Adrian Beltre Is Already a Hall of Famer—His Chase for 3,000 Hits Only Pads His Plaque

November 27, 2017

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The 3,000 hit club is on the verge of expanding for the third year in a row. Thanks to a torrid performance in July culminating with a four-hit game against the Twins on July 24, is just seven hits way from becoming the 31st?person to reach that plateau, following in 2015 and last year. The milestone will likely seal the deal for the 38-year-old Rangers third baseman’s eventual induction into the Baseball Hall of Fame.

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The turning point for Beltre was in 2010. Coming off a dismal season in Seattle (.265/.304/.379 for an 83 OPS+ with just eight homers) during which he was limited to 111 games by left shoulder surgery and (cringe) a fractured testicle, he signed a one-year, $10 million “pillow contract”—agent Scott Boras’ term—with the Red Sox. Playing his home games at hitter-friendly Fenway Park, Beltre?made his first All-Star team and put up a robust .321/.365/.553 line, with 28 homers and a 141 OPS+. In the off-season he snagged a five-year, $80 million deal with the Rangers, who, as it happens, also play in a hitter-friendly park.

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In 2011, Beltre made his second All-Star team and helped Texas reach the World Series for the second straight year. He bopped three homers in the Division Series against the Rays and two more in a losing cause in the World Series against the Cardinals; his seventh-inning homer off in Game 6 broke a 4–4 tie, kicking off a three-run inning that looked as though it might deliver the Rangers a championship, but it was not to be.

majestic baseball jersey sizes chart Even after adjusting for his more hitter-friendly surroundings, Beltre has become a far more productive hitter—and a more appreciated presence all around—during the second stage of his career. From 2010 to ’16, he averaged 28 homers, 177 hits and a 133 OPS+ with four All-Star appearances and some amount of MVP support in all of those seasons; he finished as high as third in the 2012 balloting. Beyond the numbers, he emerged as one of the game’s most beloved elder statesmen and a social media favorite for his home runs hit from one knee and his well-known distaste for teammates rubbing his head.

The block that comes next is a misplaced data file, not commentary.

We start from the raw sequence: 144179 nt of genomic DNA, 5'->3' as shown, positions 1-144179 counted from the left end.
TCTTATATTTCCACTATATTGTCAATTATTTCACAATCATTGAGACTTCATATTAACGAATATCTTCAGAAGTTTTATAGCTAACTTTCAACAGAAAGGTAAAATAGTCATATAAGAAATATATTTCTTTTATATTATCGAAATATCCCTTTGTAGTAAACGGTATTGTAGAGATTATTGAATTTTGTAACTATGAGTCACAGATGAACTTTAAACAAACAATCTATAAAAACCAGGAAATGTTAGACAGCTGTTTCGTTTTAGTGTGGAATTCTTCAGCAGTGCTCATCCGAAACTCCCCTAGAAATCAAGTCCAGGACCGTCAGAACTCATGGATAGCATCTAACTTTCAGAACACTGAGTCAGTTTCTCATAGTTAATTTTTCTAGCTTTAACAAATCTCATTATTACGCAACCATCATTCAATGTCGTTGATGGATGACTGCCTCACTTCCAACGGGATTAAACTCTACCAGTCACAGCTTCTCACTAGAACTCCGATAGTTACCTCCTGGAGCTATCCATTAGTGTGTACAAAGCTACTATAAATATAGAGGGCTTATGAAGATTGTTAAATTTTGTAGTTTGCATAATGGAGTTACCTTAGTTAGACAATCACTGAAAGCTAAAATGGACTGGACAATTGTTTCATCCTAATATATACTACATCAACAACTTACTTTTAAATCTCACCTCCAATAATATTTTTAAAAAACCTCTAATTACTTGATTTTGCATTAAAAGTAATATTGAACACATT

cheap jerseys Beltre’s second-stage surge pushed him past the 2,500 hit mark in 2014 and the 400 home run milestone in ’15, fleshing out a résumé that’s worthy of Cooperstown (more on which below). He finished last season with 2,942 hits and figured to have number 3,000 in the rearview mirror by this year’s All-Star break, but a strain in his right calf kept him from making his season debut until May 29, in the Rangers’ 52nd game. He’s added 23 hits this month already and could reach the milestone before the month is out.?

cheap baseball raglan shirts Fittingly, Beltre’s approach of the 3,000-hit plateau has occurred as Hall of Fame induction weekend approaches, because the odds are strong that sometime in the next decade, he’ll be getting a bronze plaque of his own. He’s the 10th player with at least 3,000 hits and 400 homers, joining (in chronological order) Stan Musial, Willie Mays, Hank Aaron, Carl Yastrzemski, Dave Winfield, Eddie Murray, Cal Ripken, Rafael Palmeiro and Rodriguez. All but the last two from that group are enshrined, with Palmeiro on the outside looking in due to his 2005 failed drug test and suspension and Rodriguez because he’s not yet eligible, though his own full-season suspension will likely postpone his enshrinement as well.